The 2015 Tech Impact Awards: Design / Interface

By Gianni Truzzi September 11, 2015


This article originally appeared in the October 2015 issue of Seattle magazine.


Location: Seattle | Employees: 90

First principle of good design, says Stratos CEO Allan Stephan, is simply to be of use. Products that are difficult to figure out how to use inspire his companys teams to create ones that are intuitive. The mother of invention, he suggests, is frustration.

For 28 years, the product development consultancy in Belltown has provided innovative technology designs for consumer, industrial and medical devices. Past projects have included handheld meters for Fluke, performance eyewear for Nike and the S-controller for Microsofts Xbox. More recently, it helped Intellectual Ventures Lab develop an insulated container to store vaccines without electricity in developing countries, and worked with Proteus Digital Health to create wearable and ingestible digital health feedback devices. Stratos also paired with the Bill & Melinda Gates Foundation to develop affordable, easy-to-use tools for diagnosing infectious diseases.

Stephan says a poor user experience becomes an opportunity for someone else to improve the interface and take the market for your product. When a product is hard to fathom, he says, Youre effectively transferring the technology to your competitors.


Location: Seattle | Employees: 66

For Blink UX, ease follows evidence as the boutique firm helps clients make machines more human through user-centered interface design. Research and testing are the companys foundation for creating a great experience for tasks as complex as mapping brain models and earth science data, or as direct as ordering coffee from a smartphone. From startups to Fortune 100 companies like Amazon, HP, Apple, Disney and Starbucks, its designs help make technology friendly and essential.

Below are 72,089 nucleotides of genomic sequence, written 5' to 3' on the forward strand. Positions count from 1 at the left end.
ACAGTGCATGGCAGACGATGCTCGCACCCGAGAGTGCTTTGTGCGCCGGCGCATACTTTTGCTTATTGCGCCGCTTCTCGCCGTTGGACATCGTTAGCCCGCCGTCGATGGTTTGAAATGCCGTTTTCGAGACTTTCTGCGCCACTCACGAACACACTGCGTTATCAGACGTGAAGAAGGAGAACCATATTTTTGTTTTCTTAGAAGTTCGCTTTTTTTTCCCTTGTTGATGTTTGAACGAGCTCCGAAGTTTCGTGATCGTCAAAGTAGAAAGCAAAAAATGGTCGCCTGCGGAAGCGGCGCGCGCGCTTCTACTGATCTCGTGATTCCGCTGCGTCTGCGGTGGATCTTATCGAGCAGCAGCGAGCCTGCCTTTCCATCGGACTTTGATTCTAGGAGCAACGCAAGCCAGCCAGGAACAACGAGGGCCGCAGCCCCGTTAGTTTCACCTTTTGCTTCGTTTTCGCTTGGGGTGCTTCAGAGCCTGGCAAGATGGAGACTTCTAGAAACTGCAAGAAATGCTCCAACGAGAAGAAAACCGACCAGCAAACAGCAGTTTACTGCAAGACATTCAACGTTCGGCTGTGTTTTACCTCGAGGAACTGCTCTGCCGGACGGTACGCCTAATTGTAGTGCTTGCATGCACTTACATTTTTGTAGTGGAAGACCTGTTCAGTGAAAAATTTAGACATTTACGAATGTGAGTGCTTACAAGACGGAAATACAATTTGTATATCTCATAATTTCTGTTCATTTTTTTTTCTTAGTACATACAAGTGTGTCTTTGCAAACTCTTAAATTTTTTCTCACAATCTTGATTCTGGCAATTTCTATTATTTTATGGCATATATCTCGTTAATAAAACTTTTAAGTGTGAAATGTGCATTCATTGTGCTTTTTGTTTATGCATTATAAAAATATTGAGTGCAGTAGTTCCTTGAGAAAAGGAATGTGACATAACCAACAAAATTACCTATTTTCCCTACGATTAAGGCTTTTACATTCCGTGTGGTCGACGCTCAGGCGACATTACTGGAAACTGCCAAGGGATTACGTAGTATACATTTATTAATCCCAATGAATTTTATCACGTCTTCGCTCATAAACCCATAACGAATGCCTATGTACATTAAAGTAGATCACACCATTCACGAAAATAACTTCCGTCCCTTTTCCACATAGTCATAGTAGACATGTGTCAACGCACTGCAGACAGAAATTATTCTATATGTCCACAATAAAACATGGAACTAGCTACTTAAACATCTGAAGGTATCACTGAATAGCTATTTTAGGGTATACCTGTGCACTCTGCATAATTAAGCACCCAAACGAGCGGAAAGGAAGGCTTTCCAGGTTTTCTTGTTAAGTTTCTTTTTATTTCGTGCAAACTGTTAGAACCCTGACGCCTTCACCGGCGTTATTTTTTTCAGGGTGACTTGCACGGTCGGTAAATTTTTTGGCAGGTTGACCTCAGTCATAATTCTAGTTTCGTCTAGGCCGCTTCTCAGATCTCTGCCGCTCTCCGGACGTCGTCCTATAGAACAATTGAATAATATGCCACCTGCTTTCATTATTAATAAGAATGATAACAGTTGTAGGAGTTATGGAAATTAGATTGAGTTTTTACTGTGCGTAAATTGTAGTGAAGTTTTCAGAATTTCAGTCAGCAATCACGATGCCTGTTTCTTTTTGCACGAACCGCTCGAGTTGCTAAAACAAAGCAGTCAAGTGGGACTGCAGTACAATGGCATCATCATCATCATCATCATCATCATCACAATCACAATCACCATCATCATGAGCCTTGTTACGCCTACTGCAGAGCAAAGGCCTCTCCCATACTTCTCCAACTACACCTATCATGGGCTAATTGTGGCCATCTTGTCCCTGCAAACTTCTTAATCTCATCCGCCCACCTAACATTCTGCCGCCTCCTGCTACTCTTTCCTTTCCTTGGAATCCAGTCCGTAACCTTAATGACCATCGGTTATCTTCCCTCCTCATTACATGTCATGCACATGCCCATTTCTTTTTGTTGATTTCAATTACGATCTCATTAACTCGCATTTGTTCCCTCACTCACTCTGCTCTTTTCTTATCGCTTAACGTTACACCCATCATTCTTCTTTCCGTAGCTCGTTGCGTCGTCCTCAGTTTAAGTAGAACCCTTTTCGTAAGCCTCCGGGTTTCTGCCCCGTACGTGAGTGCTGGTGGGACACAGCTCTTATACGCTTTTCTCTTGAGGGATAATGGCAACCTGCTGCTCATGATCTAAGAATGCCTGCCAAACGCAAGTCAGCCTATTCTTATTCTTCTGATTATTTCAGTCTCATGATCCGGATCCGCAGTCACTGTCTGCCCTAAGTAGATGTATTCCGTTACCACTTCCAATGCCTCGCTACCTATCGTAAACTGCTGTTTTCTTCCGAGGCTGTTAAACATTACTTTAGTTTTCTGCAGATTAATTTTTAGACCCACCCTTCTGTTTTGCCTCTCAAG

Location: Seattle | Employees: 300

Since 1926, Teague has made getting from here to there more effective, comfortable and stylish. Whether designing interiors for Boeing Dreamliners or winning awards for a computer-powered electric bicycle, Teague often breaks ground. With recent design contributions to Microsofts Cortana artificial intelligence for smartphones and next-generation devices for Intel and Samsung, it adds to a long legacy of technology design innovation and providing major brands with expertise that shapes entire industries.

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